In terms of advertising, AT&T already floods the Chicago market (especially in daytime) with spots for its U-Verse service, though its future is unknown. DirecTV is a prominent national advertiser and focuses heavily on sports telecasts. Also, AT&T mobile customers can watch DirecTV through their device if they are either AT&T and DirecTV customers. And while AT&T has refused to participate in the cell-phone wars for the most part (with Sprint, Verizon, and T-Mobile), it can now boast something its competitors can’t – content its owns from Time Warner (though Verizon does have the exclusive rights to stream NFL games on mobile devices.)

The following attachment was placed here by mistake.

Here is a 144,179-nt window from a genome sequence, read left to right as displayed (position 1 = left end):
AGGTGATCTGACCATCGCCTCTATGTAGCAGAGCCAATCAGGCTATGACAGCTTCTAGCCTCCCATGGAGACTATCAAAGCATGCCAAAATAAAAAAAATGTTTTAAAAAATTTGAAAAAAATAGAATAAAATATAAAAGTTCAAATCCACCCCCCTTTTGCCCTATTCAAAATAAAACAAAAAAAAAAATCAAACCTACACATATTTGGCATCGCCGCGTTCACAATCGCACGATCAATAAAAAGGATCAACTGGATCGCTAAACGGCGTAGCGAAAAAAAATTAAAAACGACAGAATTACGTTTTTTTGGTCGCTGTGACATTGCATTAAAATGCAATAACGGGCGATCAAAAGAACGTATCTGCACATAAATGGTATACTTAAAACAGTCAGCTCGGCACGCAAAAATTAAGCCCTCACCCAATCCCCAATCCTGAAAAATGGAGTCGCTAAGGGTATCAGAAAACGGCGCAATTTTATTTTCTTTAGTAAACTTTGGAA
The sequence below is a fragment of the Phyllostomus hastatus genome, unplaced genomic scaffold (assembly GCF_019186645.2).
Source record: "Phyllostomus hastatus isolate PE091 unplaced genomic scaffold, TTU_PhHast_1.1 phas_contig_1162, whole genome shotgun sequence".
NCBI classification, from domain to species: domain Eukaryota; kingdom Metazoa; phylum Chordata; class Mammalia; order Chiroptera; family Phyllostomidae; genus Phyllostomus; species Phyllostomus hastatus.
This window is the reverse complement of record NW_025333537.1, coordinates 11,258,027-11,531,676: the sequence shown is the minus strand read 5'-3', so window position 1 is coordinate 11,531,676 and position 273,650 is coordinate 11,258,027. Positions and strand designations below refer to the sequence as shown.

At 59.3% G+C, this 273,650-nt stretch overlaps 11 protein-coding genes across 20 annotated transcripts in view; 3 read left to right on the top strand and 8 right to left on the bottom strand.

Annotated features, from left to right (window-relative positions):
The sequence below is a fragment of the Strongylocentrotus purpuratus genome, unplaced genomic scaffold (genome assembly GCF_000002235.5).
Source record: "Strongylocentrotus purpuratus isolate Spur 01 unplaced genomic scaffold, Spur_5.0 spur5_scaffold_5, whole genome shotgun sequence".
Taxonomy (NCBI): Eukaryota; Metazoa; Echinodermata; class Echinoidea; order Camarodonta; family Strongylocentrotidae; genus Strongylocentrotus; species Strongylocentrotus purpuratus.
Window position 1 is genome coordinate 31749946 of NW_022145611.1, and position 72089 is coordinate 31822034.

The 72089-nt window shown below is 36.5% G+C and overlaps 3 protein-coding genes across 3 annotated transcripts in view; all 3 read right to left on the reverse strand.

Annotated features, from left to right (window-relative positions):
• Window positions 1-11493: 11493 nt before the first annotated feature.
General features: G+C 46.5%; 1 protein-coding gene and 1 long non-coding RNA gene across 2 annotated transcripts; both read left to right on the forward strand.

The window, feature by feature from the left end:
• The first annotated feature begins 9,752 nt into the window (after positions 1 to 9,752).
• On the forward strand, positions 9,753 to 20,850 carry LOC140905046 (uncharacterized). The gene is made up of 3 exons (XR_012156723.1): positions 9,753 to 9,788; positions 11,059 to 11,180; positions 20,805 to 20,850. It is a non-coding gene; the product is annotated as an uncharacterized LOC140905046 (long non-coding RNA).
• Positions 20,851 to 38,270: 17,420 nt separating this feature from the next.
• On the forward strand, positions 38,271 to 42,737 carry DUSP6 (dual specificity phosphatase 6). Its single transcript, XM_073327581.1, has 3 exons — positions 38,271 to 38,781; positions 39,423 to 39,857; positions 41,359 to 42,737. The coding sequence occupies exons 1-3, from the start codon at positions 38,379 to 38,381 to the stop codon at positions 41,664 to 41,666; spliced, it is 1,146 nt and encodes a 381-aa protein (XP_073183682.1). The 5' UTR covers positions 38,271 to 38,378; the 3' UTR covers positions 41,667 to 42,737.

Are consumers going to benefit from an AT&T/TimeWarner merger? While it may make access to content easier (especially TimeWarner’s), customer service would suffer – and Comcast is a prime example.
Right now, chances of this going through are 50/50. Judging by the almost universally negative reaction, chances of the AT&T/TimeWarner deal going through are likely lower – far lower. But we said the same thing about the Comcast-NBC deal – especially being approved during the Obama administration – and looked what happened.